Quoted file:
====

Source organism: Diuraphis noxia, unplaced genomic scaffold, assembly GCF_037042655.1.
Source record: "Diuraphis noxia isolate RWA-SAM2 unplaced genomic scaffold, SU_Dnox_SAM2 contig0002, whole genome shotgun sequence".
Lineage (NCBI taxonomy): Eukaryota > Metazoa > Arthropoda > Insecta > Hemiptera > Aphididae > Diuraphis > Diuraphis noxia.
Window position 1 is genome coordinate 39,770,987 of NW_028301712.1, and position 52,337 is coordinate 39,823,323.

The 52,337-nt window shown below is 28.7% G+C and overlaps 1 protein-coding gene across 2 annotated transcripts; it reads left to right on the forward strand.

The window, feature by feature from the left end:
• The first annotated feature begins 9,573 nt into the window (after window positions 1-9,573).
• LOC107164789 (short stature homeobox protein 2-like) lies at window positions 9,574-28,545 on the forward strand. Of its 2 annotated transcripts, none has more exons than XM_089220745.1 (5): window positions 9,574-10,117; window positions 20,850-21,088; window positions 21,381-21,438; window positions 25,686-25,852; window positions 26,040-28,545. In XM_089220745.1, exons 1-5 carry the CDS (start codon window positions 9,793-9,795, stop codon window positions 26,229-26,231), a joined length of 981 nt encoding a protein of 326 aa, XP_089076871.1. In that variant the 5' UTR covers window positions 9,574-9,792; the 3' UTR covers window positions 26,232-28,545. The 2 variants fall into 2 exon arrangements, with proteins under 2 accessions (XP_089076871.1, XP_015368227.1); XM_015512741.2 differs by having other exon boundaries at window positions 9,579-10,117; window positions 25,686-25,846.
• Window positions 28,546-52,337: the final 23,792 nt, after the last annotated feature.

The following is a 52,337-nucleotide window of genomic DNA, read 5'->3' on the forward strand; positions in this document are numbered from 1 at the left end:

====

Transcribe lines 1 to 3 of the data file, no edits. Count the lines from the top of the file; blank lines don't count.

Source organism: Diuraphis noxia, unplaced genomic scaffold, assembly GCF_037042655.1.
Source record: "Diuraphis noxia isolate RWA-SAM2 unplaced genomic scaffold, SU_Dnox_SAM2 contig0002, whole genome shotgun sequence".
Lineage (NCBI taxonomy): Eukaryota > Metazoa > Arthropoda > Insecta > Hemiptera > Aphididae > Diuraphis > Diuraphis noxia.